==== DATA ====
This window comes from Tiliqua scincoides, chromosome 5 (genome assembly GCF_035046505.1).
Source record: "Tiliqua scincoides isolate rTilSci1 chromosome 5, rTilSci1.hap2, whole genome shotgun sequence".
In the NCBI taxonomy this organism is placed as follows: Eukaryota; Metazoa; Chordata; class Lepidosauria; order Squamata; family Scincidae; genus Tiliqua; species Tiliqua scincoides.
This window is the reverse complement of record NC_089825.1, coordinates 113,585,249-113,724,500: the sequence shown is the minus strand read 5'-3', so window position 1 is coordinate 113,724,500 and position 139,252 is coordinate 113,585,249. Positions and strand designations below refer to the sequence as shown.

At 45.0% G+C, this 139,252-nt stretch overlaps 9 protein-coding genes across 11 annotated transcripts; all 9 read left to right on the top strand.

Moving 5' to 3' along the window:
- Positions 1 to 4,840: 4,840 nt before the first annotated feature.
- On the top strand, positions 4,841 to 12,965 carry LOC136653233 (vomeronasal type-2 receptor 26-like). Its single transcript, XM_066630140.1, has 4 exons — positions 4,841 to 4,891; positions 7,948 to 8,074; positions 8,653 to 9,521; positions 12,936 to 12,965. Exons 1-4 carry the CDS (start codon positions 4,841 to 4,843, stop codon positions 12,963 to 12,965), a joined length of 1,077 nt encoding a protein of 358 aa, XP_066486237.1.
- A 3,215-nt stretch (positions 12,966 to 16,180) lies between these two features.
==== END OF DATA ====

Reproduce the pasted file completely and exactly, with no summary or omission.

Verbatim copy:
This window comes from Tiliqua scincoides, chromosome 5 (genome assembly GCF_035046505.1).
Source record: "Tiliqua scincoides isolate rTilSci1 chromosome 5, rTilSci1.hap2, whole genome shotgun sequence".
In the NCBI taxonomy this organism is placed as follows: Eukaryota; Metazoa; Chordata; class Lepidosauria; order Squamata; family Scincidae; genus Tiliqua; species Tiliqua scincoides.
This window is the reverse complement of record NC_089825.1, coordinates 113,585,249-113,724,500: the sequence shown is the minus strand read 5'-3', so window position 1 is coordinate 113,724,500 and position 139,252 is coordinate 113,585,249. Positions and strand designations below refer to the sequence as shown.

At 45.0% G+C, this 139,252-nt stretch overlaps 9 protein-coding genes across 11 annotated transcripts; all 9 read left to right on the top strand.

Moving 5' to 3' along the window:
- Positions 1 to 4,840: 4,840 nt before the first annotated feature.
- On the top strand, positions 4,841 to 12,965 carry LOC136653233 (vomeronasal type-2 receptor 26-like). Its single transcript, XM_066630140.1, has 4 exons — positions 4,841 to 4,891; positions 7,948 to 8,074; positions 8,653 to 9,521; positions 12,936 to 12,965. Exons 1-4 carry the CDS (start codon positions 4,841 to 4,843, stop codon positions 12,963 to 12,965), a joined length of 1,077 nt encoding a protein of 358 aa, XP_066486237.1.
- A 3,215-nt stretch (positions 12,966 to 16,180) lies between these two features.